The US Navy has christened its newest Freedom-class littoral combat ship (LCS), the future USS Indianapolis (LCS 17), during a ceremony at the Fincantieri Marinette Marine shipyard in Wisconsin.
LCS 17 represents the fourth ship to be named in honour Indiana’s state capital.
The vessel has been designed as a fast, agile, mission-focused platform and is intended to carry out operations in near-shore environments.
It will also be capable of conducting open-ocean activities.
US Navy Secretary Richard V Spencer said: “The future USS Indianapolis honours more than a city, it pays tribute to the legacy of those who served during the final days of World War II on-board USS Indianapolis (CA-35).
“This ship will continue the proud legacy of service embodied in the name Indianapolis and is a testament to the true partnership between the navy and industry.”
The vessel is the US Navy’s 17th LCS and has been primarily designed to defeat asymmetric ‘anti-access’ threats such as mines, quiet diesel submarines and fast surface craft.
Lockheed Martin Small Combatants and Ship Systems vice-president Joe DePietro said: “The Freedom-variant LCS is flexible and capable, and plays a critical role in the US Navy’s fleet.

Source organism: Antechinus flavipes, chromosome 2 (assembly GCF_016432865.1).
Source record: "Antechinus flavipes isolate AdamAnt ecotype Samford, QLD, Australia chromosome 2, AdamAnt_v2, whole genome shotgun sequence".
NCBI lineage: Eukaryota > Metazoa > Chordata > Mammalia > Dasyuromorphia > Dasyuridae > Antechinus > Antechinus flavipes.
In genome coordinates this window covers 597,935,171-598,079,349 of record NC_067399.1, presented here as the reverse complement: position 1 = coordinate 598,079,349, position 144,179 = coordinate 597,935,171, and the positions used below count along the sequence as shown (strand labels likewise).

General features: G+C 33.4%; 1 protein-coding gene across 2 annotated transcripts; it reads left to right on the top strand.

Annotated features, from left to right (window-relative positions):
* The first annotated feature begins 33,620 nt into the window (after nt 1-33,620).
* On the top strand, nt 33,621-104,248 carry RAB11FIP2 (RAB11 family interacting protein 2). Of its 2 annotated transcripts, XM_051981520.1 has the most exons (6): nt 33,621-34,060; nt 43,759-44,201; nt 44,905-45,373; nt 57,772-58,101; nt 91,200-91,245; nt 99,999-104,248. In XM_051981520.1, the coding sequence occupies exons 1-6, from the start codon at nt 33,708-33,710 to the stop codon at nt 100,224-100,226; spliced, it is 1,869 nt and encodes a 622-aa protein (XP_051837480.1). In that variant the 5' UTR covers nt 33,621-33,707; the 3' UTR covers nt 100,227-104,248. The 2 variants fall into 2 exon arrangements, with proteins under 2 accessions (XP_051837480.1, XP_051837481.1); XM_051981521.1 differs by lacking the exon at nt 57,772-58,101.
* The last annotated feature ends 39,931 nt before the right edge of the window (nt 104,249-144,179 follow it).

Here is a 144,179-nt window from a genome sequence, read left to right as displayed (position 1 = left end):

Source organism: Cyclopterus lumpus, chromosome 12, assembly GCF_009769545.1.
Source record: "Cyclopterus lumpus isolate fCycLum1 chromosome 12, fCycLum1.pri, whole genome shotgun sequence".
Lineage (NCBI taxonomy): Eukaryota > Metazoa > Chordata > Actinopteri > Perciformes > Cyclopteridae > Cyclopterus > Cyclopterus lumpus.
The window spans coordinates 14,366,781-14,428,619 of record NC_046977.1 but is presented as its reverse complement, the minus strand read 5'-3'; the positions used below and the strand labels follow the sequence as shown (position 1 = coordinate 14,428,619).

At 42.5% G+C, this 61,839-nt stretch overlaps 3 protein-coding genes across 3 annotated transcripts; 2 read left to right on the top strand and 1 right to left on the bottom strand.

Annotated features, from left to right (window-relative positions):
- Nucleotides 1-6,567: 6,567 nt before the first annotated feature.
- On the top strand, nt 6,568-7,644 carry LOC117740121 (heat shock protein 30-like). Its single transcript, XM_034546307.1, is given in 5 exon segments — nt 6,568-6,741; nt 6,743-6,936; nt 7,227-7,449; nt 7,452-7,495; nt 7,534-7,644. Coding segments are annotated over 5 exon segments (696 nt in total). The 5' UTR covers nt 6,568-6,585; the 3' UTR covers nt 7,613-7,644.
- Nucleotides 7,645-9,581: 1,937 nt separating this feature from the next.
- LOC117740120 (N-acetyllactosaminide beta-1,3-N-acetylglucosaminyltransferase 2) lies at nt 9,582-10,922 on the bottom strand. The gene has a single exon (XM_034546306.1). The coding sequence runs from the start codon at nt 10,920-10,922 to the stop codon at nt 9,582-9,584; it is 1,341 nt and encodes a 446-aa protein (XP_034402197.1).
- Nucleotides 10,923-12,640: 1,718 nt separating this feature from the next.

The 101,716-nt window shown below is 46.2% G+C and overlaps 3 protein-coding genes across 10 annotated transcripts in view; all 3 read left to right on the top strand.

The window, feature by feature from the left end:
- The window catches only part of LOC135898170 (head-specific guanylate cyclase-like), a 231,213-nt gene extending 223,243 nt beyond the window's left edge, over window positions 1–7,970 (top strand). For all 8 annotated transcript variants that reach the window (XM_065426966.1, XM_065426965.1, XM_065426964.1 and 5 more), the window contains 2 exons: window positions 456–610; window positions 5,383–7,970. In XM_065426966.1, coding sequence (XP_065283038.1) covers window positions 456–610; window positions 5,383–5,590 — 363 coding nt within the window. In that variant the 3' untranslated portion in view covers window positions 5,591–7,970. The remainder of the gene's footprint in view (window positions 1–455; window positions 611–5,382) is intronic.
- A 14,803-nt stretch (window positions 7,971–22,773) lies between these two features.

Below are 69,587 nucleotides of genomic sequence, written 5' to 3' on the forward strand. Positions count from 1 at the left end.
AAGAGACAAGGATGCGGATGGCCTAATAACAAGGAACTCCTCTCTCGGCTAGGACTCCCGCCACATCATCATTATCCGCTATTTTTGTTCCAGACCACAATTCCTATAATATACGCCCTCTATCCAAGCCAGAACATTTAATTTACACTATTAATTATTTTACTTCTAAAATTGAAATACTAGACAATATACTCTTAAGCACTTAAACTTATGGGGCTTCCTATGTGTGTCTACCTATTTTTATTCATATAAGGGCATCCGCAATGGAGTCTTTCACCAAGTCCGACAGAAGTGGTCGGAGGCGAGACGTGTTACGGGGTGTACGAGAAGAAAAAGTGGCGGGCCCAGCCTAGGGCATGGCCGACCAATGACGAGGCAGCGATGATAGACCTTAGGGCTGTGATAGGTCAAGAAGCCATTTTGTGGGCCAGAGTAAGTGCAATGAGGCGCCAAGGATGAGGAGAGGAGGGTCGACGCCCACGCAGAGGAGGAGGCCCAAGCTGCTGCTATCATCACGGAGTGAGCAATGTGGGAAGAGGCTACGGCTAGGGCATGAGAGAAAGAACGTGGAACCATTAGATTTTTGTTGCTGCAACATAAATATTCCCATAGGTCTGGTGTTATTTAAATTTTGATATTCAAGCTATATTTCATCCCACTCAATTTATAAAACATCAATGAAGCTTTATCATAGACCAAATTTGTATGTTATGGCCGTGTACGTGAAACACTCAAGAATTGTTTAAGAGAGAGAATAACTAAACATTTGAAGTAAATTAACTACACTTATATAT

“With an active production and testing, we are committed to delivering Indianapolis and her highly capable sister ships into combatant commanders’ hands quickly.”
LCS vessels are modular, reconfigurable units that have been specifically developed to meet validated fleet requirements for surface warfare (SUW), anti-submarine warfare (ASW) and mine countermeasures (MCM) missions conducted in the littoral region.
The Lockheed Martin-led industry team also comprises shipbuilder Fincantieri Marinette Marine, naval architect Gibbs & Cox and more than 800 suppliers across 42 states.
The team is currently in full-rate production of the Freedom-class LCSs and has delivered a total of five vessels to the US Navy to date.